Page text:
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Summary Australia-NZ Social Security Arrangements


New Zealand has had a bilateral social security agreement with Australia since 1948. By 1969, this had become a full “host country” agreement under which New Zealanders enjoyed immediate access to all Australian benefits and Australians enjoyed similar privileges in New Zealand.

Under the Trans Tasman Travel Arrangement signed in 1973, New Zealand citizens who migrated to Australia enjoyed a special status involving essentially visa free entry, which in turn was reciprocated for Australian migrants to New Zealand.

In the 1980’s, when migration flows from New Zealand increased markedly, Australia became dissatisfied with what it perceived as an unfair welfare burden placed on it by New Zealand migrants.

In 1989 New Zealand agreed to reimburse Australia for age and disability support pensions paid to those who migrated to Australia after they became entitled to a benefit in New Zealand. A 6-month waiting period for unemployment related benefits was imposed on both sides of the Tasman. The 1989 agreement was intended as an interim arrangement only.

The current Agreement, signed in 1994, extended the six-month waiting period to sole parents. It required people to have lived in the country of emigration for 10 years before they could get preferential access to benefits for the aged, disabled, widowed and sole parents. The agreement altered the reimbursement provisions, making them reciprocal and extending them to all benefits paid to the age, disabled, widowed and sole parents with less than 10 years residence in the host country. New Zealand is to pay Australia the sum of NZ$169 million in 2001/02 towards the cost of old age, disabled and sole parent benefits received by New Zealanders in Australia.

In 1996 the New Zealand Government agreed to an Australian request to amend the Agreement to allow Australian domestic legislation imposing a two-year waiting period for unemployment related benefits on immigrants, to apply to New Zealanders. New Zealand also decided to reciprocate. Later Australia decided to extend the two year waiting period to widows and the partners of age and disability pensioners who did not qualify for those pensions in their own right or for a parenting payment. The waiting period for unemployment related benefits and partner allowances came into effect on 1 February 2000.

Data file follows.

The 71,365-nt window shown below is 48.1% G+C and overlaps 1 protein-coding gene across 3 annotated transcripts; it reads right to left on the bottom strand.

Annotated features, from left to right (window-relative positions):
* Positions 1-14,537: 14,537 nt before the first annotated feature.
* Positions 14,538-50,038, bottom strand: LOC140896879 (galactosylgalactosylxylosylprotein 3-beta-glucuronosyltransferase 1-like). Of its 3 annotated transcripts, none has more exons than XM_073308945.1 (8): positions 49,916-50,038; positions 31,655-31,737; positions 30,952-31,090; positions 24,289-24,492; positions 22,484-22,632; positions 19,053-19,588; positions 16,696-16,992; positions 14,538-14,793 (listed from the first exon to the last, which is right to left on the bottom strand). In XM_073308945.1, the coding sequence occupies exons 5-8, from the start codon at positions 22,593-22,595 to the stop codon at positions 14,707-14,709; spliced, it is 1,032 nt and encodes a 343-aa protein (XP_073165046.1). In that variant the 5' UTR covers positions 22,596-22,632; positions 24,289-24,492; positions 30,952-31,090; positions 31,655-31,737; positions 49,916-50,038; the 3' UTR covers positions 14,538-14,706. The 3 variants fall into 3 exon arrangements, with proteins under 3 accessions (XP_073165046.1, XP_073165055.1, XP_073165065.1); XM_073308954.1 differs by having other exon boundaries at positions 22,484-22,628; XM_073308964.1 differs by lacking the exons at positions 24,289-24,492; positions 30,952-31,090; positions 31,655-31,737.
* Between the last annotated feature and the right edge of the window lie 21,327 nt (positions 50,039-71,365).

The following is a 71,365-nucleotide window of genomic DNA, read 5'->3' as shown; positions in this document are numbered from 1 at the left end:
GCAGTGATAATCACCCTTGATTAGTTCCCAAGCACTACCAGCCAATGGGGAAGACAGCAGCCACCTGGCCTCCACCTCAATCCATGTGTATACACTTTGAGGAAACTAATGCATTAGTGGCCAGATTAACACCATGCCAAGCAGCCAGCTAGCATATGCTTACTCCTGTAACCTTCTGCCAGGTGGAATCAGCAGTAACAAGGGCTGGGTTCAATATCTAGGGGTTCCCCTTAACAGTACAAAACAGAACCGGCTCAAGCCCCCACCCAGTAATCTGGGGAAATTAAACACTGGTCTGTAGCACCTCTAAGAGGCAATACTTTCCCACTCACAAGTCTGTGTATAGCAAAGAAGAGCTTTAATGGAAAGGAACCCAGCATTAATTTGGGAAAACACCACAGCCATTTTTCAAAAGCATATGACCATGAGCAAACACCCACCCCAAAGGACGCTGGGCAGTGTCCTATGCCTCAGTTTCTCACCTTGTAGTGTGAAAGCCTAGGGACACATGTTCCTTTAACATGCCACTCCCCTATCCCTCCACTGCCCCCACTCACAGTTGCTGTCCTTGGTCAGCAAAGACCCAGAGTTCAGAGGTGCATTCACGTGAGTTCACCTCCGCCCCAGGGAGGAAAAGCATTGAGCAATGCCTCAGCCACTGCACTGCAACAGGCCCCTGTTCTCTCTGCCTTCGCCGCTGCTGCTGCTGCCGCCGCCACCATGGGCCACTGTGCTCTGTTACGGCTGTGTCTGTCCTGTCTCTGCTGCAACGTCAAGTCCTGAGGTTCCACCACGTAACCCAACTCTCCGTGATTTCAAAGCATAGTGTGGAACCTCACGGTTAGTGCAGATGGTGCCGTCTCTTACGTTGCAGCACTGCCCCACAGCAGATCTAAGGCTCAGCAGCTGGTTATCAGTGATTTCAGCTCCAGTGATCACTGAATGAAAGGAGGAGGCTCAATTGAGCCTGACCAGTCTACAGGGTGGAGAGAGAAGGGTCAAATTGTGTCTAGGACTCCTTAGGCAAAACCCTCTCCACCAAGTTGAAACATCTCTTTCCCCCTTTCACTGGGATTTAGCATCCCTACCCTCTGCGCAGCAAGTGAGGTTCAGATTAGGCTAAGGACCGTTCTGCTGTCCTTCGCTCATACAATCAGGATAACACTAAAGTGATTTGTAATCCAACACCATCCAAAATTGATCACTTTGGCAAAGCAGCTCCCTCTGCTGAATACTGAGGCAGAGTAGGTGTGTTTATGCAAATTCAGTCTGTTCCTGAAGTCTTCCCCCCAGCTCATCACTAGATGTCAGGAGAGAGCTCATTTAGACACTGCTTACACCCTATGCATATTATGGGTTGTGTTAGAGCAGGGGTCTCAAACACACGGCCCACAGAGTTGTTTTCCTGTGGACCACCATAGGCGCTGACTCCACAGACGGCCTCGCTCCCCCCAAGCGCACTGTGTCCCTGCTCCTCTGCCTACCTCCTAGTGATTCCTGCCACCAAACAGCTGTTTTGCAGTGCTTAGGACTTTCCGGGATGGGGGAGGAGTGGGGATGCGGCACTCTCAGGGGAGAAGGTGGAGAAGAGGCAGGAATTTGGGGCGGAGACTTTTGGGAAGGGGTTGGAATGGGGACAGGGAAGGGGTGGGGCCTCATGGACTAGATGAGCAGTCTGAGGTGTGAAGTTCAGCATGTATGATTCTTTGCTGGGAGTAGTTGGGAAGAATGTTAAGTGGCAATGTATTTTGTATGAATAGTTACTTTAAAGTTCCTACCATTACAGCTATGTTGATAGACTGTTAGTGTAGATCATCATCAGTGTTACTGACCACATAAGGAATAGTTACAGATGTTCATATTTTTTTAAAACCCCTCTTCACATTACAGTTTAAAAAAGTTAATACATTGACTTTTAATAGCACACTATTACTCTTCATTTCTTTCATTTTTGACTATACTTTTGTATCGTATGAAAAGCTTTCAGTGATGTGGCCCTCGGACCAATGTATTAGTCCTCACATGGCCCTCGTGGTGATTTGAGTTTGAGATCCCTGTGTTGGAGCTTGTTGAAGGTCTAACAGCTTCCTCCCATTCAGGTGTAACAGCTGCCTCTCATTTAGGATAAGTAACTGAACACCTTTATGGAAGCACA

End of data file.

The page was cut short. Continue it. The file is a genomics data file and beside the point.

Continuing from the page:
Australia remained concerned at the social security burden of migrant New Zealanders and the issue became a serious irritant in our relationship. Increasingly, the existing agreement also faced operational difficulties due to divergences in the two countries’ social security systems in the 1990s.

In August 1999 the two Prime Ministers agreed to a thorough review of bilateral social security arrangements. Australia claimed its social security costs for migrant New Zealanders were close to A$1 billion per year, while New Zealand pointed to the very strong contribution its citizens made to the Australian economy, including tax payments of around A$2.5 billion per year.

In October last year negotiations commenced with a view to devising more durable and stable arrangements for the future. As a way forward, it was acknowledged that mutual obligations should be confined to longer term benefits covered by a bilateral agreement and that policy on access to the broader range of benefits remained a matter for each Government.

The new trans-Tasman social security arrangements announced today (26 February) will comprise a more modern bilateral cost-sharing agreement and a series of new policy measures that Australia will introduce to restrict the access of New Zealanders to other social security benefits not covered by the new agreement.


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